Descending 2 – Worst day for Me

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Since descending has come to the forefront the last couple days at the Tour, I figure I might as well add my worst descending day to the mix. James Urbanas was kind enough to remind me of descending Trinity Grade at the Coors Classic one year. It was the same year I wrote about yesterday doing the Vail Time Trial.

The day before the race, I received a custom carbon Krestrel bike and new shoes. I wasn’t planning on wearing the shoes, I was just setting the cleats. Anyway, my mechanic was helping me with the cleats. He was tightening the bolts as I set the cleats while on the bike. He loosened the pedal tension to the easiest so my cleats wouldn’t twist when I clipped out.

So the next day, the stage was from Nevada City to Sacramento. Trinity Grade is around a 3 mile climb about 10 miles into the stage. It was a good climb for me. Pretty short and fairly steep. I never got over the top with the likes of Lemond or Andy (Hampsten), but usually got over it at the front of the 2nd group. The descent off the top is pretty tricky. The first right hand sweeper/switch back is decreasing radius.

Anyway, I went to the front of my group to lead the descent. I was in a group with Davis Phinney, who climbed incredibly that day. Coming to the right hand corner, I set up the corner on the outside, going hard into the corner, with all my weight on my outside, left pedal. But, that wasn’t good, since there was virtually no pedal tension. My foot instantly came out of the pedal, which through all my weight to the left and I straightened out and rode straight off the edge of “the cliff” without braking at all. It was pretty insane. I have a vivid memory of it still. I was flying through the air heading straight for a tree. I think I twisted a bit, but the outcome was that I hit a tree, maybe 15 ft. up. Actually, my bike hit the tree and stopped and I just kept going. I tumbled down the hill all the way to the ditch of the road below. I was pretty shocked. I didn’t move for a bit and then I look up and here is Davis and my group riding by. They’d ridden to the next switchback and when they came by I was just laying in the ditch, probably moaning.

So, I get back up and start back up the hill to get my bike. I was surprised to find out that I only had one shoe. My right shoe was still clipped in to the pedal. So, I get my bike, but the final bit was too steep to walk. By then a support car, I’m not sure if it was my team car, had stopped and some guy helped me with my bike. I got back to the road and they were guys everywhere. Lots of riders had fallen on the corner. A guy slid out while I was sitting there putting my shoe on. I’m not sure if it was the cars screwing up the rider’s line or what, but it was carnage.

After I’m all good, I clip back in and get going. I still am at virtually the very top of the descent. I wasn’t in a rush, but still was going down the hill pretty quickly. Nearly at the bottom of the descent there is a blind, tight left hand corner. I don’t quite remember what was the setup, but the outcome was not good. In the apex of the corner was that there was a European team car parked. I got hard on the brakes, but slid into the car sideways and launched over the hood and landed in the ditch.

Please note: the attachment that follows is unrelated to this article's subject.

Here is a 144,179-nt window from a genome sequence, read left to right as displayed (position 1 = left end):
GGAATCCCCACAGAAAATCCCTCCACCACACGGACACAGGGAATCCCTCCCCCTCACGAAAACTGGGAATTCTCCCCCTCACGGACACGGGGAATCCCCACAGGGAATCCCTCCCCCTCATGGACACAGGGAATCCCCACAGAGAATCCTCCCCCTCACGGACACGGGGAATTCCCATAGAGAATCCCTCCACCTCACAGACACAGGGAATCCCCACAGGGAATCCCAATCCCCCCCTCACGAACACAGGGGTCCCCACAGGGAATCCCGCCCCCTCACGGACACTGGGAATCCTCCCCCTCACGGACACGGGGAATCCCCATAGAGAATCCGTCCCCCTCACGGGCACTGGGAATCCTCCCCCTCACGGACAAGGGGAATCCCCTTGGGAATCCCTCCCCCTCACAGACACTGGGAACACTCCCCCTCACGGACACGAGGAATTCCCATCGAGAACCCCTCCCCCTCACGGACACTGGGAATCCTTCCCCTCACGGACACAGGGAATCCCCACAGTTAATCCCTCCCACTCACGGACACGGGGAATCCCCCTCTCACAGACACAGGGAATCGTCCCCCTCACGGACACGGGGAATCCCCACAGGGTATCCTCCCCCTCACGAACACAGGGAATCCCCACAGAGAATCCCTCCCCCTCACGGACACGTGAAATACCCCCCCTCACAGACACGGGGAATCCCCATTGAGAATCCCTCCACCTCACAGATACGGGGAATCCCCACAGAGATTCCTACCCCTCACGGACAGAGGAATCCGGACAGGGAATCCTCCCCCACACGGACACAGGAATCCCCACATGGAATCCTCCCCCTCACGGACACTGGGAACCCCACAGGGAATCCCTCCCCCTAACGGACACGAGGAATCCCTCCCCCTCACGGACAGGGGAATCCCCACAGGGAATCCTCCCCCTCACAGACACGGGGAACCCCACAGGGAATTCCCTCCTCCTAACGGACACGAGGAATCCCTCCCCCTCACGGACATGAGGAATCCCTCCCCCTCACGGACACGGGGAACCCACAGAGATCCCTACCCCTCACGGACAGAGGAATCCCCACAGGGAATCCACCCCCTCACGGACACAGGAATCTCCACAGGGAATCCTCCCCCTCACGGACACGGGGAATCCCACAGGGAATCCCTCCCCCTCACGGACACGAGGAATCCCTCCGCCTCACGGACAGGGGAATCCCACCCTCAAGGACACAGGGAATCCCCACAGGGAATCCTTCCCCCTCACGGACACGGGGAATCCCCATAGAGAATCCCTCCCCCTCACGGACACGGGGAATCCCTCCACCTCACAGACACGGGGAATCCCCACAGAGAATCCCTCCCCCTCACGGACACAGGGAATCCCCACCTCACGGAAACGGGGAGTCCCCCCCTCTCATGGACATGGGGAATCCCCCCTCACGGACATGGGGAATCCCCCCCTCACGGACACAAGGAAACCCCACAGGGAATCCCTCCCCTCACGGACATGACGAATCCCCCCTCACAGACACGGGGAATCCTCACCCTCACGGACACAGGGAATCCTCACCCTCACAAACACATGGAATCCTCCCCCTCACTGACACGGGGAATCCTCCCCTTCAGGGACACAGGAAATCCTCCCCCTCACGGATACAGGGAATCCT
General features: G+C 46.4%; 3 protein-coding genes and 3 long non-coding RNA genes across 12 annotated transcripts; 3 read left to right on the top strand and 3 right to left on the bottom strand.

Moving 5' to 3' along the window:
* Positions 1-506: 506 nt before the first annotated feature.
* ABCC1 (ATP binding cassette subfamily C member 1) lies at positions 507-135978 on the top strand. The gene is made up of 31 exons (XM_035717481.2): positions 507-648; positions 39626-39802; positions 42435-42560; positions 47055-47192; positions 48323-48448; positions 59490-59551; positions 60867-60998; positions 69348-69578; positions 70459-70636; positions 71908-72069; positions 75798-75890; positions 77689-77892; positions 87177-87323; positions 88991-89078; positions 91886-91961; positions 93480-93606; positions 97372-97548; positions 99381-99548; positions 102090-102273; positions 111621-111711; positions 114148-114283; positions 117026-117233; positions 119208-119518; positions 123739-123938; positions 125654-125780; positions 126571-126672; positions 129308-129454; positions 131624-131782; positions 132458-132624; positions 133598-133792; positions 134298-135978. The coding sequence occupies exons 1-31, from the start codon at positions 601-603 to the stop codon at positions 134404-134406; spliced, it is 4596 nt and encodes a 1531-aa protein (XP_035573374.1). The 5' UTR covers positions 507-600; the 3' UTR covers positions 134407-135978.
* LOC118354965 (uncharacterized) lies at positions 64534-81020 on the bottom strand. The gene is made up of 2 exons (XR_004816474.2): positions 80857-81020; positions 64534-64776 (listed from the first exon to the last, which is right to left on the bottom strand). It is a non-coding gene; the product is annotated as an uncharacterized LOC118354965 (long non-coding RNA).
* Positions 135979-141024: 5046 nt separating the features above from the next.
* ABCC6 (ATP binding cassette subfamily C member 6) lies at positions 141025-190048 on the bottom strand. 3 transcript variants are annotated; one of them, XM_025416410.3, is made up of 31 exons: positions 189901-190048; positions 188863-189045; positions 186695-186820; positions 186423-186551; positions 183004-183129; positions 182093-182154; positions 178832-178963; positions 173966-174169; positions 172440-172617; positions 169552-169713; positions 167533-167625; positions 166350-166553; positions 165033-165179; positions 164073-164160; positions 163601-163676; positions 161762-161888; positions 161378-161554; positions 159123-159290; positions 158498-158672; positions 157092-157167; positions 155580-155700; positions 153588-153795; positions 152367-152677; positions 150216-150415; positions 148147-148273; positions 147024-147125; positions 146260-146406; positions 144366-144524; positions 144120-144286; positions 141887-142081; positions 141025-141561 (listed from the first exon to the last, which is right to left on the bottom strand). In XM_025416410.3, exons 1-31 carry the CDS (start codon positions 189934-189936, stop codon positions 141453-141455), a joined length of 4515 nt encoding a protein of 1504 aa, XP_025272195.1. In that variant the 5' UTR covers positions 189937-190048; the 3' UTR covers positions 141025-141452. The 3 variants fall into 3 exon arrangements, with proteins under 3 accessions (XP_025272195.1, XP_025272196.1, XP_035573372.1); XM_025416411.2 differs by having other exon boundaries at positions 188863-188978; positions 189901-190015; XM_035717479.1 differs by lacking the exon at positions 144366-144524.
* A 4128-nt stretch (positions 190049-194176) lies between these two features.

I wasn’t good. But, I had landed right next to my friend, Don Sutton, who I’m staying with in La Jolla with now. He was laying there from the exact same scenario. I thought I was hurt, but he seemed worse. We weren’t in much of a rush to get moving. My bike was miraculously okay, so eventually we got moving. Eventually we got into the last grupetto. A bunch of Dutch TTT guys pulled the whole way to Sacramento as we sat on. Don was complaining about his arm hurting.

When we got to Sacramento, Trudi was crazy worried. Davis had told her that I had fallen badly early and was unconscious in a ditch. I was okay, just battered up some. We still had to race the Old Sacramento Criterium that evening. When I got to the start of the criterium, Don came walking up with a cast on his arm. He had broken his wrist.

Anyway, that was my worst descent ever. Not that either of the crashes were really my fault. Well, the first one might have been. I should of noticed the lack of tension on the pedal when I clipped in at the start, but obviously didn’t. It’s the only time I can remember falling descending. And I’ve never come close to falling twice in 2 miles on same descent. It’s kind of like Jonathan Hivert (Fra), who was in the break today, in today’s final descent in the Tour, if you watched it today. That was a descent he’d like to forget, but it’s going to be ingrained in his memory forever.

Scott Nydam climbing the Trinity Grade a few years ago at the Tour of California.

3 thoughts on “Descending 2 – Worst day for Me

  1. Calvin Jones

    A now out of print book of some related interest here: “Mortal Engines: The Science of Performance and the Dehumanization of Sport”, by John Hoberman. Has a chapter on Michael Indurain getting some psychiatric counseling to descend better and get over his fears.

  2. bob

    I also had a new kestrel 4000 back in the late 80’s. My buddy & i were training for Mammoth Stage race, we were flying down a descent and i got a little speed wobble and i just couldnt correct it, it got worse and worse finally i managed to pull my bike over and found the fork legs were pulling out of the fork crown. I took it back to the bike shop as the bike was less than a year old. Kestrel said they had subcontracted the aluminum forks and there was a problem with the crowns. Apparently that was the impetus for Kestrel making their own heavy duty carbon fork.
    Would have been nice if they recalled them before mine came apart at 50mph.
    I had the yips for quite awhile on any descent, its a feeling of helplessness i will never forget


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